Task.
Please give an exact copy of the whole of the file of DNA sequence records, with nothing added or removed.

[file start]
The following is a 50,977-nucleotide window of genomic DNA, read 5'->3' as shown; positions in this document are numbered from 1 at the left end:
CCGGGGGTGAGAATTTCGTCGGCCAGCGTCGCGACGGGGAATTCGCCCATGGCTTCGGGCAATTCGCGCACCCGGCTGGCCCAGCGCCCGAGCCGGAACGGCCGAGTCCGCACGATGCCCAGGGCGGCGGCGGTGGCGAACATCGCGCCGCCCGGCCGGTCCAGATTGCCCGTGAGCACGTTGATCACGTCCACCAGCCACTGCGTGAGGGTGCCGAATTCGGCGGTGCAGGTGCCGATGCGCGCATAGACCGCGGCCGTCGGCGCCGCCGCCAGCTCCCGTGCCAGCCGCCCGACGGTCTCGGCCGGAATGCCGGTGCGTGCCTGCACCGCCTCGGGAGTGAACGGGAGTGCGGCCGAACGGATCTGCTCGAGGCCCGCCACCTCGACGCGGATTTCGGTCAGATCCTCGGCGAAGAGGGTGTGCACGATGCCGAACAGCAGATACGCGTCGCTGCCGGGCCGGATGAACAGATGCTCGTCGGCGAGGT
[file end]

The following is a 50,977-nucleotide window of genomic DNA, read 5'->3' as shown; positions in this document are numbered from 1 at the left end:
CCGGGGGTGAGAATTTCGTCGGCCAGCGTCGCGACGGGGAATTCGCCCATGGCTTCGGGCAATTCGCGCACCCGGCTGGCCCAGCGCCCGAGCCGGAACGGCCGAGTCCGCACGATGCCCAGGGCGGCGGCGGTGGCGAACATCGCGCCGCCCGGCCGGTCCAGATTGCCCGTGAGCACGTTGATCACGTCCACCAGCCACTGCGTGAGGGTGCCGAATTCGGCGGTGCAGGTGCCGATGCGCGCATAGACCGCGGCCGTCGGCGCCGCCGCCAGCTCCCGTGCCAGCCGCCCGACGGTCTCGGCCGGAATGCCGGTGCGTGCCTGCACCGCCTCGGGAGTGAACGGGAGTGCGGCCGAACGGATCTGCTCGAGGCCCGCCACCTCGACGCGGATTTCGGTCAGATCCTCGGCGAAGAGGGTGTGCACGATGCCGAACAGCAGATACGCGTCGCTGCCGGGCCGGATGAACAGATGCTCGTCGGCGAGGT